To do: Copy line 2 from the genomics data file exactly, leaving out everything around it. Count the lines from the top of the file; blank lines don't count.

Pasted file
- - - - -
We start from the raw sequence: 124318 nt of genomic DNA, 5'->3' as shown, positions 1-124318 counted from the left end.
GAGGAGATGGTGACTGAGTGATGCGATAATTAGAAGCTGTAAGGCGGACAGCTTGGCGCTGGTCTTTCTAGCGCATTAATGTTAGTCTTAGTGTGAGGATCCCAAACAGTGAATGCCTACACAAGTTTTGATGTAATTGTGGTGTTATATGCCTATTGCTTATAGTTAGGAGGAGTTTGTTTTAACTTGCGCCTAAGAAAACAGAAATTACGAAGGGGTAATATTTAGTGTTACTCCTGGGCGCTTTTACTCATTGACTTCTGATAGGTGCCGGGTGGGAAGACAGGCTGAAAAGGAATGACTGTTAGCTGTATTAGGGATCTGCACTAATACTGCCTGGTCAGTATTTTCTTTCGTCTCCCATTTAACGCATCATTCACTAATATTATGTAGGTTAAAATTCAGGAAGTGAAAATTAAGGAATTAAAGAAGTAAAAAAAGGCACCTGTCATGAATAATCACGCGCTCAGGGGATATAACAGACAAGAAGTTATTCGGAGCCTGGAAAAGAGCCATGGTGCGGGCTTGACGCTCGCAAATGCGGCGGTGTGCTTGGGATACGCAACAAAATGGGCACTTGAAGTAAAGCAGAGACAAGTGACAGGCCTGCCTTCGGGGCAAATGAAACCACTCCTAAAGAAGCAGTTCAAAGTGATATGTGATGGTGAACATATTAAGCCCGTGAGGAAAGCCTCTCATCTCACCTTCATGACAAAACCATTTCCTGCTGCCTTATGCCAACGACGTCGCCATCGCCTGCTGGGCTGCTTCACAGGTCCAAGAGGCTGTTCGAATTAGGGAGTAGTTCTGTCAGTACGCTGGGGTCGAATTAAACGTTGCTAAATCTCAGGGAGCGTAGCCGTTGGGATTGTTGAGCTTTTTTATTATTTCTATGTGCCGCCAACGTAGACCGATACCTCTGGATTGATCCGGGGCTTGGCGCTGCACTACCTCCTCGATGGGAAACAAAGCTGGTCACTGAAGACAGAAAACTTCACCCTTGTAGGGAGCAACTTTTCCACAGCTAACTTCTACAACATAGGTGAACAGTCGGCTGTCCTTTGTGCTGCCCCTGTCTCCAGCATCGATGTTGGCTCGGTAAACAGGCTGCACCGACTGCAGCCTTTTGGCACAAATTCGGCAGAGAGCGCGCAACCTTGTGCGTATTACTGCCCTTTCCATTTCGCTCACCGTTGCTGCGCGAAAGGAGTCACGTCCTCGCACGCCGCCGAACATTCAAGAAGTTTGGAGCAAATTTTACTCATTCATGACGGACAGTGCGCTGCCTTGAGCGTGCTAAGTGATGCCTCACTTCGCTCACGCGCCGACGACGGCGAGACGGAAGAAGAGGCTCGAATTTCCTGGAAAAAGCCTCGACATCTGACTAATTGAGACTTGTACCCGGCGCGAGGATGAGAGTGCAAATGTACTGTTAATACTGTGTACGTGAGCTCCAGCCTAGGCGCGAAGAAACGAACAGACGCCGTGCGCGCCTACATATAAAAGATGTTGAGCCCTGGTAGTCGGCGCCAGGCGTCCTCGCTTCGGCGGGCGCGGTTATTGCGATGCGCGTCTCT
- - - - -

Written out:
GAGGAGATGGTGACTGAGTGATGCGATAATTAGAAGCTGTAAGGCGGACAGCTTGGCGCTGGTCTTTCTAGCGCATTAATGTTAGTCTTAGTGTGAGGATCCCAAACAGTGAATGCCTACACAAGTTTTGATGTAATTGTGGTGTTATATGCCTATTGCTTATAGTTAGGAGGAGTTTGTTTTAACTTGCGCCTAAGAAAACAGAAATTACGAAGGGGTAATATTTAGTGTTACTCCTGGGCGCTTTTACTCATTGACTTCTGATAGGTGCCGGGTGGGAAGACAGGCTGAAAAGGAATGACTGTTAGCTGTATTAGGGATCTGCACTAATACTGCCTGGTCAGTATTTTCTTTCGTCTCCCATTTAACGCATCATTCACTAATATTATGTAGGTTAAAATTCAGGAAGTGAAAATTAAGGAATTAAAGAAGTAAAAAAAGGCACCTGTCATGAATAATCACGCGCTCAGGGGATATAACAGACAAGAAGTTATTCGGAGCCTGGAAAAGAGCCATGGTGCGGGCTTGACGCTCGCAAATGCGGCGGTGTGCTTGGGATACGCAACAAAATGGGCACTTGAAGTAAAGCAGAGACAAGTGACAGGCCTGCCTTCGGGGCAAATGAAACCACTCCTAAAGAAGCAGTTCAAAGTGATATGTGATGGTGAACATATTAAGCCCGTGAGGAAAGCCTCTCATCTCACCTTCATGACAAAACCATTTCCTGCTGCCTTATGCCAACGACGTCGCCATCGCCTGCTGGGCTGCTTCACAGGTCCAAGAGGCTGTTCGAATTAGGGAGTAGTTCTGTCAGTACGCTGGGGTCGAATTAAACGTTGCTAAATCTCAGGGAGCGTAGCCGTTGGGATTGTTGAGCTTTTTTATTATTTCTATGTGCCGCCAACGTAGACCGATACCTCTGGATTGATCCGGGGCTTGGCGCTGCACTACCTCCTCGATGGGAAACAAAGCTGGTCACTGAAGACAGAAAACTTCACCCTTGTAGGGAGCAACTTTTCCACAGCTAACTTCTACAACATAGGTGAACAGTCGGCTGTCCTTTGTGCTGCCCCTGTCTCCAGCATCGATGTTGGCTCGGTAAACAGGCTGCACCGACTGCAGCCTTTTGGCACAAATTCGGCAGAGAGCGCGCAACCTTGTGCGTATTACTGCCCTTTCCATTTCGCTCACCGTTGCTGCGCGAAAGGAGTCACGTCCTCGCACGCCGCCGAACATTCAAGAAGTTTGGAGCAAATTTTACTCATTCATGACGGACAGTGCGCTGCCTTGAGCGTGCTAAGTGATGCCTCACTTCGCTCACGCGCCGACGACGGCGAGACGGAAGAAGAGGCTCGAATTTCCTGGAAAAAGCCTCGACATCTGACTAATTGAGACTTGTACCCGGCGCGAGGATGAGAGTGCAAATGTACTGTTAATACTGTGTACGTGAGCTCCAGCCTAGGCGCGAAGAAACGAACAGACGCCGTGCGCGCCTACATATAAAAGATGTTGAGCCCTGGTAGTCGGCGCCAGGCGTCCTCGCTTCGGCGGGCGCGGTTATTGCGATGCGCGTCTCT